Perhaps it is you who needs to read the PAS quide lines. This is taken directly from the AAMA website. The rules are VERY clear. YOU DON’T get to interpret the rules as you see fit just because of what you see on daytime TV.

    http://coin-op.org/pdfs/Guideline%20For%20Rating%20Games.pdf

    SEXUAL CONTENT
    ==============

    3. Does the game contain depictions of sexual behavior and/or the human body?

    If YES, this game should have a Disclosure Message of “Sexual Content- Strong”; proceed to question #5.
    If NO, proceed to question 4.

    4. Does the game contain sexually suggestive references of material?

    If YES, this game should have a Disclosure Message of “Sexual Content-Mild”; proceed to
    question #5.
    If NO, proceed to question #5.

    VIOLENCE
    ========

    5. Does this game contain scenes involving human-like characters engaged in aggressive conflict, combative activity involving weapons, or other violent situations that results in bloodshed, serious injury, death, or the disappearance of the depicted character(s) as a direct result of the aggressive, combative or violent actions?

    If YES, this game should have a Disclosure Message of “Life-Like Violence-Strong”; skip questions 6-8 and fill in the appropriate Disclosure Message in Section III. If NO, proceed to question #6.

  17. editor Says:

    I know what toy are saying – I have read the rules – I even added comments to when they were scripted!

    Would love to open a forum about the scope of the rules. If you want I will add a sidebar to the feature I am writing to add your comments.

  18. Shaggy Says:

    Wow, talk about a discussion on ratings – not something we have ever gotten into actually.

    The fact of the matter is that rating systems across the entertainment industry have questionable ways of going about giving that rating and in many cases it’s arbitrary. Some years ago no PG-13 movie would have the “F-bomb” in it but nowadays they can get away with it once or twice. The same goes for sexual content. Sure there are certain things you just can’t do but they aren’t as strict about it as they used to be, which does go along with cultural tastes. A movie that is rated R in the US often gets a lower rating in different countries, but I know that is a slightly different tangent to go on.

    In the case of BBS with a yellow label – I can’t recall any arcade title that had more than one rating label on it. If there are multiple things in the game that can be rated, they always seem to focus on whether it’s violent or not. I do understand the point about the girls but they can be disabled – if you have a problem with a location which has BBS there with the girls on, I’m sure you could complain about it and they could deactivate them (I do on mine to avoid problems). It does sound like you have a problem with the entire existence of the game however so I can’t suggest anything there.

    Let’s be honest though – the only people that care about ratings are the operators and whether they refuse to carry red label games. A majority of people that wander into the arcade really don’t look at them. In the years I’ve been working in an arcade environment, both in my own and in others I have never heard anyone ask about or make a fuss about game ratings. I’m not saying we shouldn’t have ratings but at the end of the day but I don’t think we need to switch over to the ESRB, which has it’s own problems and inconsistencies in how ratings are handed out as well.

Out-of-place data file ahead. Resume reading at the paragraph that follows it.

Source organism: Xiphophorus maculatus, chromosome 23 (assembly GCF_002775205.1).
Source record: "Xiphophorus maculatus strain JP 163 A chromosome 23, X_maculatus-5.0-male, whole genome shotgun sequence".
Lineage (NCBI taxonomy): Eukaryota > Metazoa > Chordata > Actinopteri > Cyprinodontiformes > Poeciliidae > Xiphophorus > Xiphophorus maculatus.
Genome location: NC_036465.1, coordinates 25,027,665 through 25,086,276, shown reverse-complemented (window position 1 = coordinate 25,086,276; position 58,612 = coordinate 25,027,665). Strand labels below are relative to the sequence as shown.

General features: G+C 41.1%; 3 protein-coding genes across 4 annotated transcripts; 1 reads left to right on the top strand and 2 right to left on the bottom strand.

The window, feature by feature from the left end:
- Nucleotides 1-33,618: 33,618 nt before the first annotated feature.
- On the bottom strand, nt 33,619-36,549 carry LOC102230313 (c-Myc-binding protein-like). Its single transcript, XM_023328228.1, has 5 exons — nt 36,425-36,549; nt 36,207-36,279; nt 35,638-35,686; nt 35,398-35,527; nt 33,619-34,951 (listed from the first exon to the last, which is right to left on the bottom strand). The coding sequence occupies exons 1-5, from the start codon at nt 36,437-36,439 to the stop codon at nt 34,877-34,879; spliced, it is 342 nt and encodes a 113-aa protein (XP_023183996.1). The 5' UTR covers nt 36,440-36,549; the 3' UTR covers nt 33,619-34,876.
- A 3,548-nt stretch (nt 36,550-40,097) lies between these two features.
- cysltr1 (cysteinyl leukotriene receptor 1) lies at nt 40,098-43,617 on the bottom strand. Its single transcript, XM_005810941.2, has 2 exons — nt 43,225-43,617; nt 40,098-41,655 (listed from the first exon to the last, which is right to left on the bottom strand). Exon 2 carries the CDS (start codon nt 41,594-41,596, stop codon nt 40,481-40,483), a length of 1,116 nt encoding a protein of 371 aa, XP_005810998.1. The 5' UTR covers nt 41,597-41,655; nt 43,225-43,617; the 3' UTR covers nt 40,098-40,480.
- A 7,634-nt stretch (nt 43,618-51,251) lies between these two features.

I don’t think that Friction is a red-label game. If it had blood then that’s a different story but the action of shooting robots is clearing different than shooting “living” characters.

    Just my two cents.


  19. Ok to clear things up about our rating selection and how we selected it. Essentially I went to several arcades and took down notes on the ratings I saw. I saw several machines with no PAS stickers, several machines that had PAS stickers but the PAS warning message that showed up onscreen was different. After seeing all this variation and not being able to find any concrete guidelines (thanks BTW to arkadez for that link) I came to the following general conclusion, green label for kids games, yellow label for teens and red label for adult level games. As for why we picked animated violence mild, well this was what was most prevalent amongst the games at the arcades that I visited. Our intention was not to deceive anyone with the rating. This game will not find its way into Chuckee Cheese no matter what changes we make. As for the comment that Terminator Salvation is mislabeled as yellow label I disagree. Yes according to the PAS guidelines: “the disappearance of the depicted character(s) as a direct result of the aggressive, combative or violent actions” the game is not in compliance. But compared to modern day video games Terminator Salvation and the violence depicted is very mild. So a yellow label rating is appropriate. Again this game will and should not find its way to Chuckee Cheese. As for our rating we will not change it. If an operator has an issue with this they can choose to put their own sticker over the marquee to a rating they feel is appropriate or they can choose to not buy our unit.

  20. igo Says:

    I think arcades should move to the esrb rating system. It would be more recognizable to the games users then the PAS system. As a console gamer I barely realize the PAS ratings are there (on the machine) because I am not familiar with them.